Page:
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Ease of sample preparation, narrow spectral bandwidth and minimal influence from water are features of Raman spectroscopy which make it a powerful, label-free way to study a wide range of biological structures and phenomena. In this context, given the concerns over their toxicology arising from their increased production and use, evaluation of nanoparticle uptake and localisation in biological systems and determination of the mechanisms of subcellular interaction and trafficking can provide long-term solutions for nanotoxicology, and potential strategies for nanomedicine. In this study, Raman spectroscopy is explored to monitor the sequential trafficking of nanoparticles through subcellular organelles in-vitro and to establish the spectroscopic signatures of those organelles. A549 human lung carcinoma cells were exposed to 40 nm carboxylate-modified and fluorescently-labelled polystyrene nanoparticles for 4, 12 and 24hrs. Raman spectroscopy was applied to nanoparticle exposed cells to determine the localisation within cellular compartments. Confocal laser scanning fluorescence microscopy (CLSM) with different organelle staining kits confirmed the localisation of the nanoparticles in organelles at the chosen exposure periods and co-localization was quantified using ImageJ with the JACoP colocalisation plugin. To confirm nanoparticle localisation and elucidate the spectroscopic signatures of the different subcellular organelles, a combination of K-means clustering (KMCA) and Principal components analysis (PCA) was applied to the Raman spectroscopic maps. The study showed the applicability of the techniques for elucidation of the localisation of polystyrene nanoparticles within the cell as well as determination of their local environment, differentiating the spectral signatures of intracellular compartments such as endosomes, lysosomes and endoplasmic reticulum, in a completely label free manner.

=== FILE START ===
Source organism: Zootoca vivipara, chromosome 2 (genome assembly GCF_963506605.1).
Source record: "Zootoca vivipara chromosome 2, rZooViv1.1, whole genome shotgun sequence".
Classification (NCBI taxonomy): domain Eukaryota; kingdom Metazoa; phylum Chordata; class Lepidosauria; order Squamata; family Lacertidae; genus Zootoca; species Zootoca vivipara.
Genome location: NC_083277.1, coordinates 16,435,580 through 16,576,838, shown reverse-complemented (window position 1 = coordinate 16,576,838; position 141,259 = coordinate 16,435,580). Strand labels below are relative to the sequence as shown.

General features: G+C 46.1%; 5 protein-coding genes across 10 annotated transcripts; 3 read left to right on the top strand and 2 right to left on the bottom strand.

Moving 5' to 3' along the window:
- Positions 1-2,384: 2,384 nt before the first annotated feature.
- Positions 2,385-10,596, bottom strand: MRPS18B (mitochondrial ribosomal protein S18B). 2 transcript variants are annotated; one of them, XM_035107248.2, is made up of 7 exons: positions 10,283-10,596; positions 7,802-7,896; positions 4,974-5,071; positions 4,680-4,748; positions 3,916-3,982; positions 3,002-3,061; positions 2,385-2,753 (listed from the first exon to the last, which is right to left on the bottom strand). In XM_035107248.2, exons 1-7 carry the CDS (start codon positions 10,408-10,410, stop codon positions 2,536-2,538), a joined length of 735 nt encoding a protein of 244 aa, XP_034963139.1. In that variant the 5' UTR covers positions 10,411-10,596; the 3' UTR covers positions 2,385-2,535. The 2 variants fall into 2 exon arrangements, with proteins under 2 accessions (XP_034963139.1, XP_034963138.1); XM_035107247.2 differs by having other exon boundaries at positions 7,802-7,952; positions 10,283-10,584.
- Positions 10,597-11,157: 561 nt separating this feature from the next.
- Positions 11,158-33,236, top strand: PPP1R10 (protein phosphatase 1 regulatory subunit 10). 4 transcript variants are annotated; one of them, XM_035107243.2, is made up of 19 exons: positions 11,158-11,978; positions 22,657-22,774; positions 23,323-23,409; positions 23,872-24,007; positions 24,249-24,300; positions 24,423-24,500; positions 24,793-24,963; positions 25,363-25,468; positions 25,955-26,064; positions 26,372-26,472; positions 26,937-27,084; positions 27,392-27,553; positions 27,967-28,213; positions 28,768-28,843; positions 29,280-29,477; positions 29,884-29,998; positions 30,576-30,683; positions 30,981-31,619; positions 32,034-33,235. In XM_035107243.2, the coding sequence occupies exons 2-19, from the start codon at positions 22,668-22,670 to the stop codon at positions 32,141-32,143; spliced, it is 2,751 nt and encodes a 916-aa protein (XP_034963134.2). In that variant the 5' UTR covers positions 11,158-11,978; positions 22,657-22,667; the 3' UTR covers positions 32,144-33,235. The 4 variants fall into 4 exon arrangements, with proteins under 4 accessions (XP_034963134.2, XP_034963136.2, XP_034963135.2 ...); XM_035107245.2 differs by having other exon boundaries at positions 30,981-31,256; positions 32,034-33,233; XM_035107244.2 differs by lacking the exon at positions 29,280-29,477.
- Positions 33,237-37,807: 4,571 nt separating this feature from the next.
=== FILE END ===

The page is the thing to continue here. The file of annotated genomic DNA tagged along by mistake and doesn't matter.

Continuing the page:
“Determination of Nanoparticle Localisation within Subcellular Organelles in vitro using Raman Spectroscopy", Esen Efeoglu, Mark Keating, Jennifer McIntyre, Alan Casey, Hugh J. Byrne, Analytical Methods, 7, 10000-10017 (2015). doi:10.1039/C5AY02661J